•  Review your data storage and record-keeping systems to identify where personal data can be easily located and retrieved; or the levels of effort that would be required to find and retrieve personal data.
  • Make sure that the process for complying with subject access requests includes a step to identify data locations and sources.

2.      Reason for the request

Very few people make subject access requests purely for the joy of measuring how well their privacy rights are being upheld. Most subject access requests are made in the course of a dispute, a complaint, an investigation or a grievance. Previously, courts have declared that making a subject access request to assist with litigation is an “abuse of process”, however the recent judgements have taken a different view; in which the purpose of making a SAR is irrelevant and the right of an individual to require transparency as to how their personal data has been used must take priority. Courts can order an organisation to comply with a SAR and unless there is a specific, valid exemption to rely on; organisations will always have a legal duty to provide the requested information, regardless of the motivation for making the request.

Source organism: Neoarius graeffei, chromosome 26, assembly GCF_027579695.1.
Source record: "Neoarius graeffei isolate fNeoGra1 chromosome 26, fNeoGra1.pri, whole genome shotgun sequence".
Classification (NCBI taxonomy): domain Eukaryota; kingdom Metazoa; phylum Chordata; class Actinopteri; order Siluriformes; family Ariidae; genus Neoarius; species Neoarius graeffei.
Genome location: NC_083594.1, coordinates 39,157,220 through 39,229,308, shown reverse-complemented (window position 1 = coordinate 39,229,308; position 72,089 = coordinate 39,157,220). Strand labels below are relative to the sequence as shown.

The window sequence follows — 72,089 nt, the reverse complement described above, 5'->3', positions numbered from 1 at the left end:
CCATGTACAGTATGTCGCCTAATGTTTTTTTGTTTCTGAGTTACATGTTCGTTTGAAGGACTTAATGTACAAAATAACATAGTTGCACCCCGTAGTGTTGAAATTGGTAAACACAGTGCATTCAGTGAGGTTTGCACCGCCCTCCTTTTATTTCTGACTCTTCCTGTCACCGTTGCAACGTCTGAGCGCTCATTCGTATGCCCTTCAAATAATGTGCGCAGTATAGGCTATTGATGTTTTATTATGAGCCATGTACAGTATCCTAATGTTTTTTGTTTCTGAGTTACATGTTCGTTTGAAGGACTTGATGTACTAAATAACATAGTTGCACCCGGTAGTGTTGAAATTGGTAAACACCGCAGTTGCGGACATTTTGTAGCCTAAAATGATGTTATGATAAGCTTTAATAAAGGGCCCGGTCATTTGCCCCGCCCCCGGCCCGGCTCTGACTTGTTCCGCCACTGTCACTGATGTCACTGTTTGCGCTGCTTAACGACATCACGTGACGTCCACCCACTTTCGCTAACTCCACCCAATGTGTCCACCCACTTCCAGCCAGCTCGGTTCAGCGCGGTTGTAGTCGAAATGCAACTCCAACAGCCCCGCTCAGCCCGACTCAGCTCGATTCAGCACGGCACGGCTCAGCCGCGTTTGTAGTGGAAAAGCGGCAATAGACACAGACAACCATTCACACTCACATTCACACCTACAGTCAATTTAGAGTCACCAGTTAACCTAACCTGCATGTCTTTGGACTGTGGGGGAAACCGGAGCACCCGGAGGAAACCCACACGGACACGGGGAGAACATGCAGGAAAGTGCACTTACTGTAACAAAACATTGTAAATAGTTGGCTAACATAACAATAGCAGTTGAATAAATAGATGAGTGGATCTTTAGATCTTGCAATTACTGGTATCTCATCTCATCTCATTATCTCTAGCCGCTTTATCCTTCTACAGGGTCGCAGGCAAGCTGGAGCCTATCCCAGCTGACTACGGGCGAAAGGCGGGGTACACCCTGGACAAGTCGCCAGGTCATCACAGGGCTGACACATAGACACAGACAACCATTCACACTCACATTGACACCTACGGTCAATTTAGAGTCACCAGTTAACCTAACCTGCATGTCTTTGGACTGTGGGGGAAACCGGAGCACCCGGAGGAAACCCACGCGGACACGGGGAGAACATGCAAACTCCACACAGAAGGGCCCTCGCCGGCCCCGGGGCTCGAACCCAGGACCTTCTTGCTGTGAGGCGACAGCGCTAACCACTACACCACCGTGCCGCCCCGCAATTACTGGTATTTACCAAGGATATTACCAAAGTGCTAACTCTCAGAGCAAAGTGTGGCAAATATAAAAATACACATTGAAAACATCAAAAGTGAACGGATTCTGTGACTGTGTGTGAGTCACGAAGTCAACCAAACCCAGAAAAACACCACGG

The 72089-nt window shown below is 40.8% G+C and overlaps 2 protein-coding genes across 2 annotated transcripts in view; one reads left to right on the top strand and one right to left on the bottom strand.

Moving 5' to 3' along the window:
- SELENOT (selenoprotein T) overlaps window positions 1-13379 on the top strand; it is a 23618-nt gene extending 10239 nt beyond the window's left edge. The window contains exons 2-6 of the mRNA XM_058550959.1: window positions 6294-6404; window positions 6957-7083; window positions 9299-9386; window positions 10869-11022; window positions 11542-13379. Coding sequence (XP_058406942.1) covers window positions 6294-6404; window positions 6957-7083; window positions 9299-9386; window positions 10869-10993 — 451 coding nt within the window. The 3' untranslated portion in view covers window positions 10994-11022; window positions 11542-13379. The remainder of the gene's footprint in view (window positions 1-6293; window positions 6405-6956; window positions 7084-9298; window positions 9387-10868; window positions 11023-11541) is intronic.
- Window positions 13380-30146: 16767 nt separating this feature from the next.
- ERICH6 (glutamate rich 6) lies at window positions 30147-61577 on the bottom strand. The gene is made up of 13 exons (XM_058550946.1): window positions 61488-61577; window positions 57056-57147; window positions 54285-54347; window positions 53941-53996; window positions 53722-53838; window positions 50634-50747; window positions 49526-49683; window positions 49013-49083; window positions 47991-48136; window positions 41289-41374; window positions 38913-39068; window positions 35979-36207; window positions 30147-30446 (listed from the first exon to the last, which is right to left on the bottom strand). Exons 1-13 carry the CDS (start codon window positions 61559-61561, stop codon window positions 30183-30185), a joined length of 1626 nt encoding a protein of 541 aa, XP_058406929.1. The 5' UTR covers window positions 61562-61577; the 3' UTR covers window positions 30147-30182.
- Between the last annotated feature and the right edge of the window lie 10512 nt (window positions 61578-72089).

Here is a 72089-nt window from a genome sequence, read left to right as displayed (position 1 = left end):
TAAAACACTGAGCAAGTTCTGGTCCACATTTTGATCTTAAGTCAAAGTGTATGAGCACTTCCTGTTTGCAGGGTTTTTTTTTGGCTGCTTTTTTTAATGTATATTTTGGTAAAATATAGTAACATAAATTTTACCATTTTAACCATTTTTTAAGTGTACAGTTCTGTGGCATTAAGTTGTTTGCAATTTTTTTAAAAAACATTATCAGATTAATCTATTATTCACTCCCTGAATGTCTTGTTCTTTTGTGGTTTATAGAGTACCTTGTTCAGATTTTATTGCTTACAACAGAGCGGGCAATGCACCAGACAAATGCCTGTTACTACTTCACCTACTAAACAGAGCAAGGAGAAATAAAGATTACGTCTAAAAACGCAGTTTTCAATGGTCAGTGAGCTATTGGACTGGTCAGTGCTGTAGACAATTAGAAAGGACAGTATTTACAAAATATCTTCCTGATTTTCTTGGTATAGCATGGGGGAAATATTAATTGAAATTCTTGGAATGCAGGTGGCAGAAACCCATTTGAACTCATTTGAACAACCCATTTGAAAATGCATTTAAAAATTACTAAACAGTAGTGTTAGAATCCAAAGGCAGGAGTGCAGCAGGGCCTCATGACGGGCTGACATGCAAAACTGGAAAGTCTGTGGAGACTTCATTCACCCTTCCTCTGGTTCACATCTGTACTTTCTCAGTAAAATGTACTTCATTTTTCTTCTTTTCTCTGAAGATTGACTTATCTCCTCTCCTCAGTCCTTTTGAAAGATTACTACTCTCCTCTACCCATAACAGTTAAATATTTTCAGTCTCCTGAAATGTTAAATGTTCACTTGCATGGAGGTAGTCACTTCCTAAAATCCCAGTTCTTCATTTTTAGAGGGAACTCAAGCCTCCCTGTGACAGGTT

The code now states:

“Whether or not the applicant has a ‘collateral purpose’ (i.e. other than seeking to check or correct their personal data) for making the SAR is not relevant. However the court does have a wide discretion as to whether or not to order compliance with a SAR…”

(Chapter 9: Exemptions) 

Action points:

  • Provide training to staff who will be handling SARs on the valid exemptions that can be applied to information that needs to be withheld from a SAR.
  • Have clear processes on when to handle a request for information as a standard business-as-usual query, and when subject access procedures should be initiated
  • Make staff aware that any data they generate might be disclosable and therefore all of their communications must be courteous, professional and as accurate as possible.